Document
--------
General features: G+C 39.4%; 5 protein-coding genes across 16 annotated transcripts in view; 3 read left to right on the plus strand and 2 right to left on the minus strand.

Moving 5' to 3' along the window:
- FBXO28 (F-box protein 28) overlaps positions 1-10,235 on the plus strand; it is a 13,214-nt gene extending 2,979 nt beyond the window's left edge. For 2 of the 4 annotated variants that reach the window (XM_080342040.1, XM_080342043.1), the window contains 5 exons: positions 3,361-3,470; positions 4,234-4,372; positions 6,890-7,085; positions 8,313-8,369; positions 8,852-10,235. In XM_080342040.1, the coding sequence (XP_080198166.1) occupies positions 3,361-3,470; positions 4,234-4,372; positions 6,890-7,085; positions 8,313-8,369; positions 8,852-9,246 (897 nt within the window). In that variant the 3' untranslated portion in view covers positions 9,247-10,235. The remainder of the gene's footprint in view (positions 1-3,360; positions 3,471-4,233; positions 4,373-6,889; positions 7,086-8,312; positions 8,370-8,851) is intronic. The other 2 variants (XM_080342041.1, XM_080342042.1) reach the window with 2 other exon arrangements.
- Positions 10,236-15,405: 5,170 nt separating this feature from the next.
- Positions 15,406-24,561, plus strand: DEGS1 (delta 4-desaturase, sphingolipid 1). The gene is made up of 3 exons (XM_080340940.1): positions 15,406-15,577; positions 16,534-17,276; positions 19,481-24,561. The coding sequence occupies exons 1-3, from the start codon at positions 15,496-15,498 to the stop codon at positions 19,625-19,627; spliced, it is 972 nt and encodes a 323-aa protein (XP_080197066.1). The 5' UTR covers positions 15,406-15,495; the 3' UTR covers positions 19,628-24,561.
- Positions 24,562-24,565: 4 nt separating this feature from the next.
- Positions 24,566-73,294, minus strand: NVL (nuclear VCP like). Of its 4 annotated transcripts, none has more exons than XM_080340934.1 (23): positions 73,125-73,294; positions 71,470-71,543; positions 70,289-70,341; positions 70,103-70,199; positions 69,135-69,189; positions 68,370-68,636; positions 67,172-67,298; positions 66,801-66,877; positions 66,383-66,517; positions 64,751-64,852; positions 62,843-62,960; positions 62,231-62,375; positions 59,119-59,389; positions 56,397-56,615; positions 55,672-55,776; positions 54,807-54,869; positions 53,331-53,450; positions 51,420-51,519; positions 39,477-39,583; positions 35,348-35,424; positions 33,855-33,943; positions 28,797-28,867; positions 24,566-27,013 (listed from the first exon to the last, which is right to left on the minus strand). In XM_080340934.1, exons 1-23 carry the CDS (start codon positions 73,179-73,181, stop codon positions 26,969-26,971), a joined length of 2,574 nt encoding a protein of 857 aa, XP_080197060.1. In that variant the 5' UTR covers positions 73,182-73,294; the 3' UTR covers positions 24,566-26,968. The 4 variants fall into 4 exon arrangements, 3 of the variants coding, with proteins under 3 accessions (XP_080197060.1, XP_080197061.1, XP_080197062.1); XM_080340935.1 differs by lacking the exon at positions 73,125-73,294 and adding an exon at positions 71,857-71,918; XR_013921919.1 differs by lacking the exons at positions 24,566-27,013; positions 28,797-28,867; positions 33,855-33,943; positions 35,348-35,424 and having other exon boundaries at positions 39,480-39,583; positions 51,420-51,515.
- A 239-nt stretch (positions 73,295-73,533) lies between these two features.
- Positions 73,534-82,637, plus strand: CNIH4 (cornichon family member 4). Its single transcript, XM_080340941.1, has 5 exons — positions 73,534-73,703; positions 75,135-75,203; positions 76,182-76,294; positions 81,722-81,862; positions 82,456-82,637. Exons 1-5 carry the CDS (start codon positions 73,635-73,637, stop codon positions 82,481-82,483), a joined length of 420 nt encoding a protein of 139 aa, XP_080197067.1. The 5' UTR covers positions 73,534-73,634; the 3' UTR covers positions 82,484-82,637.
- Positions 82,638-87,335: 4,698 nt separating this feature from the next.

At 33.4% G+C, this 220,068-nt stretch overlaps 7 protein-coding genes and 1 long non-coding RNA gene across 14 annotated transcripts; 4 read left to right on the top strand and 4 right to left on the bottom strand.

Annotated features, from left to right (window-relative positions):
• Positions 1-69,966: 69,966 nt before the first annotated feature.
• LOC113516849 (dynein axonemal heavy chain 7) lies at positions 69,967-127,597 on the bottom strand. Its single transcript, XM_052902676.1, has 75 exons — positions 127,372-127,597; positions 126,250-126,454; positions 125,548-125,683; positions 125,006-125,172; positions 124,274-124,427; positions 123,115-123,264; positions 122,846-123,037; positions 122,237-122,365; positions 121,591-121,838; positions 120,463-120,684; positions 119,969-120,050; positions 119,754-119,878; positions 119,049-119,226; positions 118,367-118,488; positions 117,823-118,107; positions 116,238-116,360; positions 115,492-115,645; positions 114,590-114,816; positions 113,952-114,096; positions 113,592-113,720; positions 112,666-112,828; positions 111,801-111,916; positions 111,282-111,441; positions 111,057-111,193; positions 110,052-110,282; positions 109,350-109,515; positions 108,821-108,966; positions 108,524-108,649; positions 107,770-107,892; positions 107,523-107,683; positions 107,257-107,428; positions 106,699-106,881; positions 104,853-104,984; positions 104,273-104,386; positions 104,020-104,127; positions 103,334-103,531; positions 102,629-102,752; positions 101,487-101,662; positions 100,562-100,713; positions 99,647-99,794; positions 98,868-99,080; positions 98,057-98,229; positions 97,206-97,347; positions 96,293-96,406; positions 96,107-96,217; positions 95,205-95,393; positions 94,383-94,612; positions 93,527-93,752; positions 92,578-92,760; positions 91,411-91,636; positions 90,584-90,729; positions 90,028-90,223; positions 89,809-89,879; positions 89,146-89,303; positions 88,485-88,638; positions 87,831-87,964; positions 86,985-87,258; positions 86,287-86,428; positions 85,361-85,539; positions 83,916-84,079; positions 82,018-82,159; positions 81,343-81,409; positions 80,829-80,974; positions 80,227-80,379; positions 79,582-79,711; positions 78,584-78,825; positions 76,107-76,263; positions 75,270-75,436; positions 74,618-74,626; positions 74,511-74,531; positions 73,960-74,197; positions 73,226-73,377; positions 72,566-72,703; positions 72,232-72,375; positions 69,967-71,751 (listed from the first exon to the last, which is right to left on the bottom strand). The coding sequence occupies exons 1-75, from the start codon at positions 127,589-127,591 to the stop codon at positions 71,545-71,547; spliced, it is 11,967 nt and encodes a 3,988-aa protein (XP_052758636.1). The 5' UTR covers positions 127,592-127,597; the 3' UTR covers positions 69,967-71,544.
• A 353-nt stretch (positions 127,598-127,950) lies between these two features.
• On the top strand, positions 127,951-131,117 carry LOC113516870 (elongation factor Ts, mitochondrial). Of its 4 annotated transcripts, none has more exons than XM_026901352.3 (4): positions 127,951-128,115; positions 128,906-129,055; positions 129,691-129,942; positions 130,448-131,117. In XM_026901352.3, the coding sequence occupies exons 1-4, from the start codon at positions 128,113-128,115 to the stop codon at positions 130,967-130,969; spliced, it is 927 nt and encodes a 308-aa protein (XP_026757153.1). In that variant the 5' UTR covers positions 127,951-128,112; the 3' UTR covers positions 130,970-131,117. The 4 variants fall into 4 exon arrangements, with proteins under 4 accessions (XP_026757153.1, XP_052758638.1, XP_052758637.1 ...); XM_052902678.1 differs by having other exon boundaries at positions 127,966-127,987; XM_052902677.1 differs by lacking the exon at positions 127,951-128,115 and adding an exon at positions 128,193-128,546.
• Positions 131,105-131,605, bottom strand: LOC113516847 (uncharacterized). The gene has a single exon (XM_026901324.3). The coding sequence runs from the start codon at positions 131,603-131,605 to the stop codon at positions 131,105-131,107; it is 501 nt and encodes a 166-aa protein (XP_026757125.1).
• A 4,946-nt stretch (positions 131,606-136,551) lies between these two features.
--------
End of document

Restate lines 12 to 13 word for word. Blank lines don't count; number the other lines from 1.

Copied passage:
Annotated features, from left to right (window-relative positions):
• Positions 1-69,966: 69,966 nt before the first annotated feature.